6. If all Masses are essentially the same, is it better to have two low ones than a high one, especially as the latter usually costs as much as at least five of the former? To this I would reply, that, although, as we have seen, a High Mass possesses certain advantages over a low one, yet it is unquestionably better to have two Low Masses than one High Mass.

It will not be out of place to add the following from Father Maurel:

"We should not imagine that, because of the infinite merit of the Sacrifice of the Cross, which is identically the same as that of the Altar, wherein Christ is the High Priest and Victim, it is always enough to have merely one Mass said for the repose of a certain soul in Purgatory. For though the value of the Sacrifice of Calvary is infinite, the application of it by means of the Holy Sacrifice of the Mass is not so: rather it is His will to proportion, so to speak, this application or efficacy of the Adorable Sacrifice to the fervor and piety of our dispositions. This is the opinion of St. Thomas. Hence it is most useful to have Mass frequently celebrated for the departed."*

And in a note on the same page he gives the following from Saint Thomas:

"Although, by reason of its infinitude, this oblation would be sufficient to cover all liabilities, yet, to those for whom, or even to those by whom it is offered, it is applied only in proportion to the measure of their devotion, and not so to redeem the whole penalty (St. Thomas, 3 pars, quest. 79, art. 5)."

7. With regard to Masses which the Church has approved and which Christians are accustomed to have celebrated on certain days, Father Coleridge makes the following remarks:

"It may be useful here to add some of the reasons which are found in various writers for the Christian custom of celebrating Mass on certain days for those who are departed. Five Masses may be said to be almost prescribed by that custom, when there is nothing to prevent them: that is, on the day of burial, on the third, seventh, and thirtieth days after death, and on the anniversary. In many parts of the Church it has been the rule never to let any Christian be buried without the celebration of Mass. The Mass of the third day is mentioned in the Clementine Constitutions (Lib. VIII, c. 48), and is said to represent the Resurrection of our Lord on the third day, or the restoration in the soul of the image of the Ever-Blessed Trinity, or the three-fold purification of thoughts, words, and deeds, The Mass of the seventh day is also significant of the eternal Sabbath or rest of the holy dead. We find a connection between seven days and the length of mourning in the Old Testament, as in the case of Joseph mourning for Jacob. The thirtieth day is said to be chosen, as that was the number of days during which the Israelites mourned for Moses, or for the mystical reason that our Lord was thirty when he was baptized, or that thirty is the full-grown age of man, in which it is said, we are all to rise again. The institution of anniversaries is traced by some up to the time of the Apostles, and it is so natural and universal as to need no explanation."*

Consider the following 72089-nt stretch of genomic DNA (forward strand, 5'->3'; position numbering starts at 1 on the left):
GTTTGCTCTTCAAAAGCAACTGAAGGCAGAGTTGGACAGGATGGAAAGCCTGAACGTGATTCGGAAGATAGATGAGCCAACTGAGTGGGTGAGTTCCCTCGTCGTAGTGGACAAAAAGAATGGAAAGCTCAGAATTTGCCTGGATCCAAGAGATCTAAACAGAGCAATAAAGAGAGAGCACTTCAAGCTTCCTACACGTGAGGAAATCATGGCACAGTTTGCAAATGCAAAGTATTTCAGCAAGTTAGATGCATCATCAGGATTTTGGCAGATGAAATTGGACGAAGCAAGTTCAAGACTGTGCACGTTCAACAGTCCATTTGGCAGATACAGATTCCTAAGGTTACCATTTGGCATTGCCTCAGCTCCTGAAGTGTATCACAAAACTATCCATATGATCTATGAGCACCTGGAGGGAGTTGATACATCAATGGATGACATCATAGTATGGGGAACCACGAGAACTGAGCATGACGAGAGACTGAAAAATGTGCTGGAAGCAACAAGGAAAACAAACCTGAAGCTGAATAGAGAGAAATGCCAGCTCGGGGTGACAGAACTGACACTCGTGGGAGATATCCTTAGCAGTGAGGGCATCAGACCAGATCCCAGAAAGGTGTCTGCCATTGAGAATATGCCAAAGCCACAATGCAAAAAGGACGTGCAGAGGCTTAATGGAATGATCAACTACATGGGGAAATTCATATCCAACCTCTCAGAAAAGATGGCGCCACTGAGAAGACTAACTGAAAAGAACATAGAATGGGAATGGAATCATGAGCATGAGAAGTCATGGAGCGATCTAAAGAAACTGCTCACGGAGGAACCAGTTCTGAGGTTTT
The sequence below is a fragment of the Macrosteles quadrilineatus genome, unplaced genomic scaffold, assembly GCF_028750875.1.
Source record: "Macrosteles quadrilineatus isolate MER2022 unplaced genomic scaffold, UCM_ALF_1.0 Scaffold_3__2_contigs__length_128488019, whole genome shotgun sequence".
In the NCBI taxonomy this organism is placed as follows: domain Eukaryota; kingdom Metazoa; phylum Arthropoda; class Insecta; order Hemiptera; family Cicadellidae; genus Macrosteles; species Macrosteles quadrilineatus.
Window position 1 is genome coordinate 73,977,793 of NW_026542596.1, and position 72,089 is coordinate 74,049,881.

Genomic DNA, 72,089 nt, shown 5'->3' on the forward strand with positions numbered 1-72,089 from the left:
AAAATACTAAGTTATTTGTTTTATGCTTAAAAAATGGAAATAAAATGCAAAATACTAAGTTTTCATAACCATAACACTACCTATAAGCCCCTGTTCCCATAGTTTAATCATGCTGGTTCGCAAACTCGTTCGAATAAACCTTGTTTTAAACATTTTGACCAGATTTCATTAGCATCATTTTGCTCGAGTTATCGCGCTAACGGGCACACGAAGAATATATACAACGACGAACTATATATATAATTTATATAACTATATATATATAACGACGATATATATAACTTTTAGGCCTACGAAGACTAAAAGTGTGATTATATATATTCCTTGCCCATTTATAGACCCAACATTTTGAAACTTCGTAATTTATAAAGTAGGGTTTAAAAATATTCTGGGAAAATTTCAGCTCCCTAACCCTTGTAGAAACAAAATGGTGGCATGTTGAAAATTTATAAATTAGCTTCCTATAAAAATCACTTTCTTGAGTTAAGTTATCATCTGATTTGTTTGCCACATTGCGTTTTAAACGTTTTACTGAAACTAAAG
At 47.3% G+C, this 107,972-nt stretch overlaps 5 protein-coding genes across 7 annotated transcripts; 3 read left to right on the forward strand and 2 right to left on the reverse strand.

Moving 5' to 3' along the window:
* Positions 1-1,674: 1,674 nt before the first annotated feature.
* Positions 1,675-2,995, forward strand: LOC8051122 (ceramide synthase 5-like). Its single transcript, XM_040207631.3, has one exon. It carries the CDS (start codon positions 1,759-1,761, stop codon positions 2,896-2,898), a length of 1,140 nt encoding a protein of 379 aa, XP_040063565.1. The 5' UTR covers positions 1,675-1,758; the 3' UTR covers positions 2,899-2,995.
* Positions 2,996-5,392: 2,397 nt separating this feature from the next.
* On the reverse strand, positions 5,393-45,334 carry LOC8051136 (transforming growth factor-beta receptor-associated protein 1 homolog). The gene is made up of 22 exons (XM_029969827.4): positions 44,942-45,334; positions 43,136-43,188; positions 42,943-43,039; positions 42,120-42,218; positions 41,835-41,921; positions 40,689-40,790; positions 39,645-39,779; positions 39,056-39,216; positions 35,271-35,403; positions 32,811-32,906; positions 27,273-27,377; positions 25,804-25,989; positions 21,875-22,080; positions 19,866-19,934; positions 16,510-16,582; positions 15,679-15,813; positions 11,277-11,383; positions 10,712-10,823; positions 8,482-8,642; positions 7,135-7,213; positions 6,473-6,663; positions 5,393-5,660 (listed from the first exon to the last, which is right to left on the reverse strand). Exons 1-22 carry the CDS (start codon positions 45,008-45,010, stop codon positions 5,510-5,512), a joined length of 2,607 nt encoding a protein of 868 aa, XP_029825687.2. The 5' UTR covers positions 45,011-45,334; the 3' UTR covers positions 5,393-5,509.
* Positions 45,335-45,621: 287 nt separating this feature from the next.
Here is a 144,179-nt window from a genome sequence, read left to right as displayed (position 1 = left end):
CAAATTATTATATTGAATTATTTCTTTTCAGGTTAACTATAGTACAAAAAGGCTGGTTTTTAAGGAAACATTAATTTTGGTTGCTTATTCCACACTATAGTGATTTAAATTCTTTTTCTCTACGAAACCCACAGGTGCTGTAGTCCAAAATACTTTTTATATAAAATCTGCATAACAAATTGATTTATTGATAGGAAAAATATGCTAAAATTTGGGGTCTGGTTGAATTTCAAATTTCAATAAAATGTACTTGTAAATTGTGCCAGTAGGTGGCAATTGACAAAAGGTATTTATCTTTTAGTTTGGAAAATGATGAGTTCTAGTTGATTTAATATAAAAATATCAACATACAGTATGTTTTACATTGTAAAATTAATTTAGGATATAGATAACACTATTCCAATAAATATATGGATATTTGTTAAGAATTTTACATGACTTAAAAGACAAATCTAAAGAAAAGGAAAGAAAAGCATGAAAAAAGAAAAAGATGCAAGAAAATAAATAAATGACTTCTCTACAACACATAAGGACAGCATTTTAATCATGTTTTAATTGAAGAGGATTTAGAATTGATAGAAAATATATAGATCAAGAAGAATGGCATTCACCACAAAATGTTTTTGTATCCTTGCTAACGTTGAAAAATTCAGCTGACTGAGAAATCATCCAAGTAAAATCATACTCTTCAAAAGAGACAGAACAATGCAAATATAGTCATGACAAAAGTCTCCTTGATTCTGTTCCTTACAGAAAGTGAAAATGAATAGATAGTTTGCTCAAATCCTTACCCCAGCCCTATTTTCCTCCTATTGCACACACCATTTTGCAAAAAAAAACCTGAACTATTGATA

And again:

"The thirty continuous Masses which are recommended by St. Gregory the Great to the abbot of the monastery of St. Andrew in Rome for the soul of one of the monks, seem to have become the foundation of the custom of celebrating thirty Masses for the Dead on thirty continuous days, though, of course, it would not always be possible that such Masses should be of Requiem. At one time, there was a custom according to which these thirty Masses were necessarily votive Masses of certain fixed kinds, but this custom appears to have died away since a decree of the Congregation of Rites in 1628. The custom of the thirty Masses still remains, and it would be well if this holy devotion were revived among us, as far as is possible, at least as to the number of Masses which those who are able should procure for their own relatives and friends. Some writers would prefer that they should be said at once, and not one by one for thirty days, A kindred question would be another, whether it is better to found anniversary Masses for the dead for perpetuity, or to procure a great number of Masses to be said at once,